I named her Sookie, the Americanized version of Suki, which means ‘beloved’ and ‘happy.’ Sookie has been such a blessing – reminding my husband’s two cats how to play like a kitten, stealing stuffed animals, following me around the apartment, causing lots of mischief as she adjusted from being a scavenger to being a spoiled housecat. I thought I would never recover from the loss of Niffy, but it was almost as though Niffy’s spirit came back, found this ragged little stray, told her there was a girl who needed a cat, and led her right to me. I’m so thankful that Sookie and I met just when we each needed the other one most!
About 14 hours ago this little bottle baby was on its last leg. It was wet, covered in fleas, ice cold, anemic, motionless, and refusing to eat but now it has been bathed with dawn, blow dried to perfection, kissed to death, and fed until it's belly is stuffed. I'm pretty confident in saying it's a boy, this guy has come such a long way! I think Blizzard is gonna be just fine but I would gladly accept prayers for this little guy. We're hoping he can join his siblings in their foster home tomorrow if he remains healthy:)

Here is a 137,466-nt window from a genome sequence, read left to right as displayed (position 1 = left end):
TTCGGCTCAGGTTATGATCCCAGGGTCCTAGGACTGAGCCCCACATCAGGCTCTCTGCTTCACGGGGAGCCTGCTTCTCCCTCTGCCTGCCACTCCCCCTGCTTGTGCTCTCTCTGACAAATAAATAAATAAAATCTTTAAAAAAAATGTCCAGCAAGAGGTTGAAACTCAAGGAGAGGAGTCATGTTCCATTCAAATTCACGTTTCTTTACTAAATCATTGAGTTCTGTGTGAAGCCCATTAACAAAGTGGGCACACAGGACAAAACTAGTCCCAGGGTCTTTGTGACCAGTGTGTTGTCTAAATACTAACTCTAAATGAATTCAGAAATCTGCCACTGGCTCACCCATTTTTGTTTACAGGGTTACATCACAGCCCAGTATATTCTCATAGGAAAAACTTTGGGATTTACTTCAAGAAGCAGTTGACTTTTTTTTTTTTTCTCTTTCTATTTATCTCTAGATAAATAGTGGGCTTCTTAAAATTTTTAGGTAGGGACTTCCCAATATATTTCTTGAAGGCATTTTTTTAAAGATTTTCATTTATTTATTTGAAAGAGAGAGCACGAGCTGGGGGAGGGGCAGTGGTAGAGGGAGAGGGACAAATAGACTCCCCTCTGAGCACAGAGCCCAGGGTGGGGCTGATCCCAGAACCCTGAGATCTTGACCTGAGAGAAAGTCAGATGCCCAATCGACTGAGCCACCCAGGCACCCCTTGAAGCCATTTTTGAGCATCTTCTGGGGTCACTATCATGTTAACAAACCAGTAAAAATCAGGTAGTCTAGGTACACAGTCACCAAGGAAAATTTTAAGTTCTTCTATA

My wife and I were married only a few years when we discovered that having a child of our own was not to be. I think the need to fill that missing void put us on a search for a puppy and one Sunday we stopped at a local animal Humane Society where we found our little boy Onyx. He was a lab/beagle/tasmanian devil mix who was the last of his litter with brown eyes that we just couldn't resist. Only one week later he became deathly sick and we discovered he had Parvo. The vets couldn't make any promises and we were faced with the real possibility we could loose our guy of only 8 weeks. After a few days of constant worry and not knowing if he would make it we got word that he had escaped his cage, was wondering around their kennel and we could come and get him...he made it! That was oh so many years ago and since then we created so many wonderful memories together, just the three of us. He became a constant loving companion, seeing every park and open field in Western Pennsylvania. Running and playing eventually became walking and limping as age began to catch up with him, but he was never in pain and even near the end enjoyed a good wagon ride on the bike trail with us. This past April, 16 years after our sweet boy came into our lives and filled a void we both needed so much, he made his journey over the rainbow bridge. Our hearts are both still so broken and his memory is with us always. Thank you buddy for making us a family and I know one day we will all be together again, running and playing as in days gone by and I will again feel your sweet kisses on my cheek. Till then, know "mom and dad" loved you so very much and you will forever be "our little boy."